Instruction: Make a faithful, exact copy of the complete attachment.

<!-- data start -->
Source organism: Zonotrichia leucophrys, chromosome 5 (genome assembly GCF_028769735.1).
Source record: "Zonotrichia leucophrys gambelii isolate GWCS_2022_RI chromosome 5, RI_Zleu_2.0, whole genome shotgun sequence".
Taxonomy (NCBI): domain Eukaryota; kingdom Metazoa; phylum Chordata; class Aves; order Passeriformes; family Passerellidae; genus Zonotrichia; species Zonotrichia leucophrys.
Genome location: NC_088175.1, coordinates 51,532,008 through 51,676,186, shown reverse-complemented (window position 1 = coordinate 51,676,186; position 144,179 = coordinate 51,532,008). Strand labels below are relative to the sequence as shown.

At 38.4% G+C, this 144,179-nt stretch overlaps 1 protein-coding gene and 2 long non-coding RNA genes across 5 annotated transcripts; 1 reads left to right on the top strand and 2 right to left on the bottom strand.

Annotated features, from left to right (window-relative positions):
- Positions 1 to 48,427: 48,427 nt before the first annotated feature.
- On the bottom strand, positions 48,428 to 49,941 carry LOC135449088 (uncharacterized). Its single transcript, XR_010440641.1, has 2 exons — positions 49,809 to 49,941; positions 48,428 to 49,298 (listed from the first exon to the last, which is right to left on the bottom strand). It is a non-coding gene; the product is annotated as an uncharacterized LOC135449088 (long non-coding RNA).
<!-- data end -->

Source organism: Zonotrichia leucophrys, chromosome 5 (genome assembly GCF_028769735.1).
Source record: "Zonotrichia leucophrys gambelii isolate GWCS_2022_RI chromosome 5, RI_Zleu_2.0, whole genome shotgun sequence".
Taxonomy (NCBI): domain Eukaryota; kingdom Metazoa; phylum Chordata; class Aves; order Passeriformes; family Passerellidae; genus Zonotrichia; species Zonotrichia leucophrys.
Genome location: NC_088175.1, coordinates 51,532,008 through 51,676,186, shown reverse-complemented (window position 1 = coordinate 51,676,186; position 144,179 = coordinate 51,532,008). Strand labels below are relative to the sequence as shown.

At 38.4% G+C, this 144,179-nt stretch overlaps 1 protein-coding gene and 2 long non-coding RNA genes across 5 annotated transcripts; 1 reads left to right on the top strand and 2 right to left on the bottom strand.

Annotated features, from left to right (window-relative positions):
- Positions 1 to 48,427: 48,427 nt before the first annotated feature.
- On the bottom strand, positions 48,428 to 49,941 carry LOC135449088 (uncharacterized). Its single transcript, XR_010440641.1, has 2 exons — positions 49,809 to 49,941; positions 48,428 to 49,298 (listed from the first exon to the last, which is right to left on the bottom strand). It is a non-coding gene; the product is annotated as an uncharacterized LOC135449088 (long non-coding RNA).